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Public Markets Tailored for the Cartel- Favoritism in Procurement Auctions

Author

Listed:
  • Ariane Lambert Mogiliansky

    () (Paris-Jourdan Sciences Economiques)

  • Grigory Kosenok

    () (NES)

Abstract

In this paper, we investigate interaction between two firms engaged in a repeated procurement relationship modelled as a multiple criteria auction, and an auctioneer (a government employee) who has discretion in devising the selection criteria. A first result is that, in a one-shot context, favoritism turns the asymmetric information (private cost) procurement auction into a symmetric information auction (in bribes) for a common value prize. In a repeated setting we show that favoritism increases the gains from collusion and contributes to solving basic implementation problems for a cartel of bidders that operates in a stochastically changing environment. A most simple allocation rule where firms take turn in winning independently of stochastic government preferences and firms’ costs is optimal. In each period the selection criteria is fine-tailored to the in-turn winner: the "environment” adapts to the cartel. This result holds true when the expected punishment is a fixed cost. When the cost varies with the magnitude of the distortion of the selection criteria (compared with the true government’s preferences), favoritism only partially shades the cartel from the environment. Nevertheless, even in this case favoritism greatly simplifies matters for the cartel. We thus find that favoritism generally facilitates collusion at a high cost for society. Some policy implications of the analysis are suggested.

Suggested Citation

  • Ariane Lambert Mogiliansky & Grigory Kosenok, 2006. "Public Markets Tailored for the Cartel- Favoritism in Procurement Auctions," Working Papers w0074, Center for Economic and Financial Research (CEFIR).
  • Handle: RePEc:cfr:cefirw:w0074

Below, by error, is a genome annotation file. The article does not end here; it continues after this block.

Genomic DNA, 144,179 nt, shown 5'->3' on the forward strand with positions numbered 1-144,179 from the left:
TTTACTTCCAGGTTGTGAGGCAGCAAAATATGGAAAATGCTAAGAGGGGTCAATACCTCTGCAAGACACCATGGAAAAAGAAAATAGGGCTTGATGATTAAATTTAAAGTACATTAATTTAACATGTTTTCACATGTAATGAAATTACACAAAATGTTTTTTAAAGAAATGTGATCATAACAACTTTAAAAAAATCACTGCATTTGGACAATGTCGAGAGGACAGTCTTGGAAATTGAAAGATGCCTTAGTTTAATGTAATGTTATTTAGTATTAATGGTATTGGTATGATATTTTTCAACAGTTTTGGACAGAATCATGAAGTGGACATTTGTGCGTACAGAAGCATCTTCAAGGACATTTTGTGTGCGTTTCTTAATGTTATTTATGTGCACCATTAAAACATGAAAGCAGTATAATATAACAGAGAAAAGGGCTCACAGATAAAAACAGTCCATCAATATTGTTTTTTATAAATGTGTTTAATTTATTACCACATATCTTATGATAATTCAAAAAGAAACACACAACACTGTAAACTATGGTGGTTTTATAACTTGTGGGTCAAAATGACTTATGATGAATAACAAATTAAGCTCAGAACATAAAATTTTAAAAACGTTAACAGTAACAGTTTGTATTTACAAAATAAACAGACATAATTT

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    File URL: http://www.cefir.ru/papers/WP74MogilianskiKosenok.pdf
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    References listed on IDEAS

    as
    1. O. Compte & A. Lambert-Mogiliansky & T. Verdier, 2005. "Corruption and Competition in Procurement Auctions," RAND Journal of Economics, The RAND Corporation, vol. 36(1), pages 1-15, Spring.
    2. Susan Athey & Kyle Bagwell & Chris Sanchirico, 2004. "Collusion and Price Rigidity," Review of Economic Studies, Oxford University Press, vol. 71(2), pages 317-349.
    3. McAfee, R Preston & McMillan, John, 1992. "Bidding Rings," American Economic Review, American Economic Association, pages 579-599.
      • McAfee, R. Preston & McMillan, John., 1990. "Bidding Rings," Working Papers 726, California Institute of Technology, Division of the Humanities and Social Sciences.
    4. Bernard Caillaud & Philippe Jehiel, 1998. "Collusion in Auctions with Externalities," RAND Journal of Economics, The RAND Corporation, vol. 29(4), pages 680-702, Winter.
    5. Ariane Lambert-Mogiliansky & Konstantin Sonin, 2006. "Collusive Market Sharing and Corruption in Procurement," Journal of Economics & Management Strategy, Wiley Blackwell, pages 883-908.
    6. Roberto Burguet & Yeon-Koo Che, 2004. "Competitive Procurement with Corruption," RAND Journal of Economics, The RAND Corporation, vol. 35(1), pages 50-68, Spring.
    7. Fudenberg, Drew & Levine, David I & Maskin, Eric, 1994. "The Folk Theorem with Imperfect Public Information," Econometrica, Econometric Society, vol. 62(5), pages 997-1039, September.
    8. Laffont, Jean-Jacques & Tirole, Jean, 1991. "Auction design and favoritism," International Journal of Industrial Organization, Elsevier, vol. 9(1), pages 9-42, March.
    9. Ariane Lambert-Mogiliansky & Konstantin Sonin, 2006. "Collusive Market Sharing and Corruption in Procurement," Journal of Economics & Management Strategy, Wiley Blackwell, pages 883-908.
    10. Graham, Daniel A & Marshall, Robert C, 1987. "Collusive Bidder Behavior at Single-Object Second-Price and English Auctions," Journal of Political Economy, University of Chicago Press, vol. 95(6), pages 1217-1239, December.
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    Cited by:

    1. Ariane Lambert-Mogiliansky, 2011. "Corruption and Collusion: Strategic Complements in Procurement," Chapters,in: International Handbook on the Economics of Corruption, Volume Two, chapter 4 Edward Elgar Publishing.

    More about this item

    Keywords

    auction; collusion; favoritism; procurement;

    JEL classification:

    • D44 - Microeconomics - - Market Structure, Pricing, and Design - - - Auctions
    • D73 - Microeconomics - - Analysis of Collective Decision-Making - - - Bureaucracy; Administrative Processes in Public Organizations; Corruption
    • H57 - Public Economics - - National Government Expenditures and Related Policies - - - Procurement

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